7. I’m a hair over $32k but can’t imagine it’d be worth contacting them — they likely should have set that lower bar a bit higher. I even had a big YLO loss in there, but the REITs and S&P500 index fund still pushed it up.

  8. Cash would drag down the returns. I have never thought of the TFSA as a savings account so I don’t consider that option.

    So I would say that anyone who has used their TFSA for equities and hasn’t taken a very concentrated position or paid high fees has a good chance of being around $30k+.

  9. Pingback: A Better Friday and #CPFC13

  10. Canadian Capitalist

    Our TFSAs are in the low 30s from a mix of XIU and REITs held directly. Nothing exciting, so there is little to share.

    Sampson makes a good point about cash. My understanding is a lot of Canadians have taken “savings” to mean literally — i.e. it’s a savings account — and stashed mostly cash into it. Last year, CBC did a story that said more than half of TFSA account values are parked in fixed income at the big banks. It’s a good bet then that a majority of TFSAs are less than $30K.

    http://www.cbc.ca/news/business/taxes/tax-free-savings-accounts-are-flexible-convenient-but-underused-1.1183347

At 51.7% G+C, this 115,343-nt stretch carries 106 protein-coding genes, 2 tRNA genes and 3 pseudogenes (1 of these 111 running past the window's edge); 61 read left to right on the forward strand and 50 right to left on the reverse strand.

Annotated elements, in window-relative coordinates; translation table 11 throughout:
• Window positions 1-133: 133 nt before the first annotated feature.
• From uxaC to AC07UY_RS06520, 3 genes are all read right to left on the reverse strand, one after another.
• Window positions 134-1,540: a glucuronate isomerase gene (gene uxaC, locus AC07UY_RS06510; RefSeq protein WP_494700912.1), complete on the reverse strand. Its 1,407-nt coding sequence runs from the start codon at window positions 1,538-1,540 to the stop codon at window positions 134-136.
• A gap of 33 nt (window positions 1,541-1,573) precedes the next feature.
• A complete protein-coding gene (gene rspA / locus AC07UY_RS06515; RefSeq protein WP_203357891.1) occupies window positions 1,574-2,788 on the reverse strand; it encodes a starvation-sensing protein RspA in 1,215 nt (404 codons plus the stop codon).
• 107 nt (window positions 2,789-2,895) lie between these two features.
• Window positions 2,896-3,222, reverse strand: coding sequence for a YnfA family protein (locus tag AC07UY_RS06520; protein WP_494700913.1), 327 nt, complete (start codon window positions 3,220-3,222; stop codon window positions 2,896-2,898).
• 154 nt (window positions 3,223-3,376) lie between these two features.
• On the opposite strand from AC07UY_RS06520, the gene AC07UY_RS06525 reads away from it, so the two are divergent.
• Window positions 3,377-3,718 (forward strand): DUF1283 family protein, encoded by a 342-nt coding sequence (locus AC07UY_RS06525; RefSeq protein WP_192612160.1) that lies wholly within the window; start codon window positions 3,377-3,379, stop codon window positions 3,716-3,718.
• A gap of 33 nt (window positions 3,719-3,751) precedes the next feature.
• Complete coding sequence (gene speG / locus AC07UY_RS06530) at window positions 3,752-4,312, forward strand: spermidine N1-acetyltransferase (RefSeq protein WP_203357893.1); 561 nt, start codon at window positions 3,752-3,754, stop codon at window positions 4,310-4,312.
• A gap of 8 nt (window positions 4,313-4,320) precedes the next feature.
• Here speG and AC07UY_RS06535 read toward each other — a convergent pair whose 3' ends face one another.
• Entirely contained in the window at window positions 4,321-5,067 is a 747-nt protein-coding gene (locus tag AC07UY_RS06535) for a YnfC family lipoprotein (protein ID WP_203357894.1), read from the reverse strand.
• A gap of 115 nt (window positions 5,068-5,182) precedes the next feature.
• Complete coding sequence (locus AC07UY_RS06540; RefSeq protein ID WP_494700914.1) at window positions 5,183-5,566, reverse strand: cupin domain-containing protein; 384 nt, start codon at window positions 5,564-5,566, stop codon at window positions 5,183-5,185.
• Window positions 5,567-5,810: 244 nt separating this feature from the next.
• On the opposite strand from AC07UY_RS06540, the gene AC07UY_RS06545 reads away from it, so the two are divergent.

• It was my recollection/impression that the banks marketed TFSAs from this aspect: as a vehicle to “safely” save money without having to pay tax on the interest, nevermind that inflation will essentially eat the interest earnings and more in this low interest environment.

      Everyone needs to have a certain amount of emergency cash in savings, but after that need is met, then further savings have to be invested so that at least there is no portfolio erosion due to inflation.

  11. My approach was to invest in dividend paying stocks under $10/share. Most dividend yields are about 5-7%…reinvesting the dividends + capital gain has taken $25,000 to about $44,000.

    • Hi Jim, I completely agree with you on the under $10 shares, 5~7% dividends and capital gains as this has been my approach over many years and my hair should be gray. Several other suggestions are looking for those equities that get hit down suddenly that will rise afterwards, putting in gtc bids both for buys and sells to take the feelings out that cause us to wait and lose the gains. There are also some equities under $10 that are blue chip material and covered puts and calls will bring a good return irrespective of the low interest rates.

    • Hi Jim, I completely agree with you on the under $10 shares, 5~7% dividends and capital gains as this has been my approach over many years and my hair should be gray. Several other suggestions are looking for those equities that get hit down suddenly that will rise afterwards, putting in good to cancelled bids both for buys and sells to take the feelings out that cause us to wait and lose the gains. There are also some equities under $10 that are blue chip material and covered puts and calls will bring a good return irrespective of the low interest rates.